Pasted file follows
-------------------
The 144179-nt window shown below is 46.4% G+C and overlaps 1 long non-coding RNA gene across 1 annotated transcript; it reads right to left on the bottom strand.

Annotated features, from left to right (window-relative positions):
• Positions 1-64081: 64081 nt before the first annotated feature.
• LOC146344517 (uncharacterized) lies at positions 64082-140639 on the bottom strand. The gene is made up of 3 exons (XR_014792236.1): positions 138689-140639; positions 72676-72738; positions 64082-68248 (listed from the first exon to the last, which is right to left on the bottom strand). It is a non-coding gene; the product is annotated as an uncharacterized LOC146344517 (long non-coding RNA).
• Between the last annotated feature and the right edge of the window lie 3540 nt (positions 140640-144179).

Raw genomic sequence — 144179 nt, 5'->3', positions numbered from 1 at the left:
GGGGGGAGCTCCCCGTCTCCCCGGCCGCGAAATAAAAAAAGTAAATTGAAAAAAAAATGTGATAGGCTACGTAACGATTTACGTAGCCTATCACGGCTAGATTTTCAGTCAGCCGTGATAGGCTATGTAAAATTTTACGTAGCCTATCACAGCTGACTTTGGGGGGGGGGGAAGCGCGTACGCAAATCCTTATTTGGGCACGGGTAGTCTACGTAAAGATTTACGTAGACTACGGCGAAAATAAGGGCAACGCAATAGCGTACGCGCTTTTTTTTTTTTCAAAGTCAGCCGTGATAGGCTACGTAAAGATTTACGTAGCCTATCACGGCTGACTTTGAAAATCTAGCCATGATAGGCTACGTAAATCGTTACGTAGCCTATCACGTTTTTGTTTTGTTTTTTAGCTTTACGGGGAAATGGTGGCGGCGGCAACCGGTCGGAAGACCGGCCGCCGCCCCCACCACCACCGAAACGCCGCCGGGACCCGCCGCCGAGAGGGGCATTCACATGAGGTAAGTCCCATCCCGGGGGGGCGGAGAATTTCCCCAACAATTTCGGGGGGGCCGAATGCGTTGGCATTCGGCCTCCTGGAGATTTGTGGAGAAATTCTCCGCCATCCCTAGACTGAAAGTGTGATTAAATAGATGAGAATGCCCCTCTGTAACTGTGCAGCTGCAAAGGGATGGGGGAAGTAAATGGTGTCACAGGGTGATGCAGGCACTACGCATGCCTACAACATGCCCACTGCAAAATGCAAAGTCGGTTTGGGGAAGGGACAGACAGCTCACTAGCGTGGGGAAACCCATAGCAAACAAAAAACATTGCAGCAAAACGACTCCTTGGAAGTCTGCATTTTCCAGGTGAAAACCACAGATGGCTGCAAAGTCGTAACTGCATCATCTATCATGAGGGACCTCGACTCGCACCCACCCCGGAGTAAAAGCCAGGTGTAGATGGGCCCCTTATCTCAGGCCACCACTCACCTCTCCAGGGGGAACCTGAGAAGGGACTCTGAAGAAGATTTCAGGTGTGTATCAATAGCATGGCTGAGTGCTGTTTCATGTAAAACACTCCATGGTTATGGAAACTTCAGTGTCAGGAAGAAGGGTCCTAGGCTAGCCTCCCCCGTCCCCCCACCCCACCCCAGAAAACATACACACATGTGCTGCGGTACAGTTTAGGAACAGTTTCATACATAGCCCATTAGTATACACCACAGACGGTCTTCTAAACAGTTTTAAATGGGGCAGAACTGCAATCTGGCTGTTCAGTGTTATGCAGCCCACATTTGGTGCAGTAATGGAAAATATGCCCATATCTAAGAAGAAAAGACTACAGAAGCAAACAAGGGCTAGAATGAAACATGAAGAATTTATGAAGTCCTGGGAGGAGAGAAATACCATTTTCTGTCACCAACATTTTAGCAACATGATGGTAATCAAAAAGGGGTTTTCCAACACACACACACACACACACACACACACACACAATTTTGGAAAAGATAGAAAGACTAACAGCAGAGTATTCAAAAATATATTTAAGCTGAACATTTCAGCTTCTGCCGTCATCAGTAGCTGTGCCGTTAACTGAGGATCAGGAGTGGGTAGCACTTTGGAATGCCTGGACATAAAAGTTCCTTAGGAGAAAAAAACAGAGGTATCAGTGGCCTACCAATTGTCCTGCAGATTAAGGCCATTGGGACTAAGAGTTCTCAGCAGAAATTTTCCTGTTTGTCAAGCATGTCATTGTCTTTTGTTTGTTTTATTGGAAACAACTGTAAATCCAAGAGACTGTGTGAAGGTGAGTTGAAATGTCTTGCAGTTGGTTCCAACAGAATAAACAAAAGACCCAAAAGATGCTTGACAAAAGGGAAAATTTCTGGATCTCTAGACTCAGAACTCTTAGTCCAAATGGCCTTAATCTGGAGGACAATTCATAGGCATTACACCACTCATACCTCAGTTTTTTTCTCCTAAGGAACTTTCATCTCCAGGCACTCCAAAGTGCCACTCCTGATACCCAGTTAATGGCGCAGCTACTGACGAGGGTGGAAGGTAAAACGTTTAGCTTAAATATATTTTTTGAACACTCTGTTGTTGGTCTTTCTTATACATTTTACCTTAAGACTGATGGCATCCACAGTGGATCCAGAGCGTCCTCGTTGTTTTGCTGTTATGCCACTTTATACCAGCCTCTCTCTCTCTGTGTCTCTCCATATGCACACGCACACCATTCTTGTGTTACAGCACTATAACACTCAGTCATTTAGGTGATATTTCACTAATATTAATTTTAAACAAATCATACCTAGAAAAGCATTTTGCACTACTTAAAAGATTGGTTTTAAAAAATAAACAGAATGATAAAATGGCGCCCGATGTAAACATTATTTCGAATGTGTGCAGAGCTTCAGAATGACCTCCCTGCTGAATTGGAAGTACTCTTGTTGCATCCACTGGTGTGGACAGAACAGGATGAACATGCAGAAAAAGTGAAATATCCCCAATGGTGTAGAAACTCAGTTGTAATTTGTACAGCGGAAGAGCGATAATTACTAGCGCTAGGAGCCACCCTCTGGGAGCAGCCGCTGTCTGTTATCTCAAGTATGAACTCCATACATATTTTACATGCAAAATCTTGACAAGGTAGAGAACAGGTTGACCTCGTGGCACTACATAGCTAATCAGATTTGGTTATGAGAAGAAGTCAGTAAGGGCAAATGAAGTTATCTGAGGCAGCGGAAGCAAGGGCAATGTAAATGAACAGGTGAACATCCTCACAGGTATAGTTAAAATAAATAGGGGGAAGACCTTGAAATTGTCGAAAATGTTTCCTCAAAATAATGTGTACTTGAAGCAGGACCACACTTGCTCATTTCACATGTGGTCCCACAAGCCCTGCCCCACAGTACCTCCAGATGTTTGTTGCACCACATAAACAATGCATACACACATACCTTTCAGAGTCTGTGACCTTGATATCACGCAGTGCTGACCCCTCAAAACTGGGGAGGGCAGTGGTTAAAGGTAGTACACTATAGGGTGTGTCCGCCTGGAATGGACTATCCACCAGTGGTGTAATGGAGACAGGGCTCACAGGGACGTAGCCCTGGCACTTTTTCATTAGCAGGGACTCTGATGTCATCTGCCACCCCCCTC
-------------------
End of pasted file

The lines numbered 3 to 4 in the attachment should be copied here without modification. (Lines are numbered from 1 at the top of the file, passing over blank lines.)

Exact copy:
• Positions 1-64081: 64081 nt before the first annotated feature.
• LOC146344517 (uncharacterized) lies at positions 64082-140639 on the bottom strand. The gene is made up of 3 exons (XR_014792236.1): positions 138689-140639; positions 72676-72738; positions 64082-68248 (listed from the first exon to the last, which is right to left on the bottom strand). It is a non-coding gene; the product is annotated as an uncharacterized LOC146344517 (long non-coding RNA).